Fig. 2.
Fig. 2.

Monthly (dotted red) and 12-month running averaged (solid green) ship SST biases (°C) defined as the difference between ship and buoy SSTs. SSTs are from ICOADS R3.0.0 before 2015 and from ICOADS-D R3.0.2 for 2016 and onward. Biases of 0.14° and 0.01°C are indicated by two gray horizontal lines.

Citation: Journal of Climate 34, 8; 10.1175/JCLI-D-20-0166.1

In this study, we document improvements in an upgraded version, DOISST v2.1, which addresses identified problems in v2.0 and assesses the relative contribution of each progressive improvement from v2.0 to v2.1. The rest of the paper is organized as follows: DOISST v2.0 and v2.1 are briefly described in section 2. Data and experiment design for each improvement are described in section 3. Comparisons with Argo observations in each experiment are presented in section 4, and comparisons with GMPE are presented in section 5. Our results are summarized and discussed in section 6.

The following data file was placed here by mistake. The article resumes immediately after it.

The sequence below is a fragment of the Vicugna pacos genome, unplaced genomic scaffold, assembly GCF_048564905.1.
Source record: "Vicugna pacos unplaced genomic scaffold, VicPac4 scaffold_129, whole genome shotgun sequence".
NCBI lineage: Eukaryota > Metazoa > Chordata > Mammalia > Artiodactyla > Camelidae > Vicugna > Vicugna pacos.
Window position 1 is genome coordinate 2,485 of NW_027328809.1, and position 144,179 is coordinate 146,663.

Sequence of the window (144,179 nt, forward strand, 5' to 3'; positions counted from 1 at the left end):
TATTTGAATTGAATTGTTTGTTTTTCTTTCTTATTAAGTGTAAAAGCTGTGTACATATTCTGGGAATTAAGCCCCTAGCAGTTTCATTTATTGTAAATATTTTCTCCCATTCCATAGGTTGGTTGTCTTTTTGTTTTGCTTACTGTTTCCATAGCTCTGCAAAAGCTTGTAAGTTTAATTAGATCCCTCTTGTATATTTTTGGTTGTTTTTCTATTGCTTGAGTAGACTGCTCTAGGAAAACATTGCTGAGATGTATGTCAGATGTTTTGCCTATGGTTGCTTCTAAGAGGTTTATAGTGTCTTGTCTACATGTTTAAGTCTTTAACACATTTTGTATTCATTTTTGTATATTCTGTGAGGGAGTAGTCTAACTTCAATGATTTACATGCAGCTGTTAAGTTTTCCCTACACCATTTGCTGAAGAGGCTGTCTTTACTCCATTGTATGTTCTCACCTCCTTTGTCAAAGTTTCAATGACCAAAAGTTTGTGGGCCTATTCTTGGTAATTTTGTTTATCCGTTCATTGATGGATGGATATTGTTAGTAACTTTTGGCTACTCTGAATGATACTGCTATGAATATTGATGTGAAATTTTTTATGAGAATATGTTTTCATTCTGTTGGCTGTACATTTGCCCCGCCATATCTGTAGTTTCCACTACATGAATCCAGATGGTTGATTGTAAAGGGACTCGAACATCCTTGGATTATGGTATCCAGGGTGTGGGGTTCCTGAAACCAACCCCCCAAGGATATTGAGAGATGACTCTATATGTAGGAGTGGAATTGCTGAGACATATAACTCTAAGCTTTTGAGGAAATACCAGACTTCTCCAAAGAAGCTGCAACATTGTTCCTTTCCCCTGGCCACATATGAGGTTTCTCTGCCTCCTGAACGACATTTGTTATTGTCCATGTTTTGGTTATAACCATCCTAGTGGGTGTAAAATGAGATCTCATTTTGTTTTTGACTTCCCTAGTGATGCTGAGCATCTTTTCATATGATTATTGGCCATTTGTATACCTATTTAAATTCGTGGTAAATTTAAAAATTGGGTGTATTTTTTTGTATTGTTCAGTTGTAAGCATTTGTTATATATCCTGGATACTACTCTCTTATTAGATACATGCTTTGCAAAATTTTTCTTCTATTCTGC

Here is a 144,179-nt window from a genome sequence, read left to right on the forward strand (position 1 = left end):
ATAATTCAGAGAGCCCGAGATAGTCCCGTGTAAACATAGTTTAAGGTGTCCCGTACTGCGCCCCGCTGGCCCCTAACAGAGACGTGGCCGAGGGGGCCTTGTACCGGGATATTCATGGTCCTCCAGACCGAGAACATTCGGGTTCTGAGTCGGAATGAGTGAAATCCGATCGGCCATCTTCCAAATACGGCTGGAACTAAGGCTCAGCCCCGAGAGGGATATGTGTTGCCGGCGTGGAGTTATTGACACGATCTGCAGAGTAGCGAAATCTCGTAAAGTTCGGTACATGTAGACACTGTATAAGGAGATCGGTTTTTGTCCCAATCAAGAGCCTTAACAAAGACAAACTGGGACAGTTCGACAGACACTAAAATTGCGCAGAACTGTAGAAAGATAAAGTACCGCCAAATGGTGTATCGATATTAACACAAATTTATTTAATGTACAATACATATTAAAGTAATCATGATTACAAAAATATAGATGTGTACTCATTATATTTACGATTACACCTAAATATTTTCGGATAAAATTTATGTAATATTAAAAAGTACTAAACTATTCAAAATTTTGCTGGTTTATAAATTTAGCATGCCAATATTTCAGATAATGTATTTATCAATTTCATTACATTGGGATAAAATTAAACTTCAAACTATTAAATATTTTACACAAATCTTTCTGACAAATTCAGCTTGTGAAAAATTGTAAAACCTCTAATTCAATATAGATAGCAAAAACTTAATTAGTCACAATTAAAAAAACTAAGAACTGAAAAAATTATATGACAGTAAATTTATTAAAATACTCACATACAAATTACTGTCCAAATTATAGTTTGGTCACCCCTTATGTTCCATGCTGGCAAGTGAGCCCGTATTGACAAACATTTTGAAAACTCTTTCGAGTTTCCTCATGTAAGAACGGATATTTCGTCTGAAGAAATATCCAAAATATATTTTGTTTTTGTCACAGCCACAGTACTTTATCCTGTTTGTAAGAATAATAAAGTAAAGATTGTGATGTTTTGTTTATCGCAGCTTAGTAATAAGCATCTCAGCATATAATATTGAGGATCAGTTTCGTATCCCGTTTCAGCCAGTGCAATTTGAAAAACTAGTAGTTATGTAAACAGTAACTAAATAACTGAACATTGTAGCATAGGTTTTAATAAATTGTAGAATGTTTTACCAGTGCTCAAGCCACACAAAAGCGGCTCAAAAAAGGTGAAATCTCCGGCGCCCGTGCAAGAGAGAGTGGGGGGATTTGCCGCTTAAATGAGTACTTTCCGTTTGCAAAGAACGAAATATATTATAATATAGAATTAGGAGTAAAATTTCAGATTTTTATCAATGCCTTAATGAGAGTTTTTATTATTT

2. DOISST v2.0 and v2.1

DOISST v2.0 and v2.1 have a resolution of daily and 0.25° × 0.25° (Table 1). DOISST v2.0 did not include BUFR ship, buoy and Argo float observations, but v2.1 does, starting from January 2016. Studies indicate that the ship SSTs exhibit biases that are due to changes in instruments and observing platforms (Kennedy et al. 2011a,b; Huang et al. 2015a, 2017). The biases of ship SSTs are assumed to be 0.14°C (the average of 1982–2000) in v2.0 from September 1981 to December 2015 (Reynolds et al. 2007) but are set to 0.01°C (the average from January 2016 to August 2019) in this study (v2.1) from January 2016 to the present (Fig. 2 and Table 1). Note that the ship SST bias decreases from 0.14°C to about 0.10°C between 2006 and 2015, which may result in a slight cold bias in DOISST v2.0. However, comparisons with other similar SST products indicate (not shown in figure) that the cold bias does not appear until mid-2016. The small impact of the slightly reduced ship bias may have been mitigated by a relatively small signal-to-noise ratio of ships (1.0) as compared with buoys and Argo floats (7.0; Huang et al. 2015a, 2017) when these in situ observations are merged.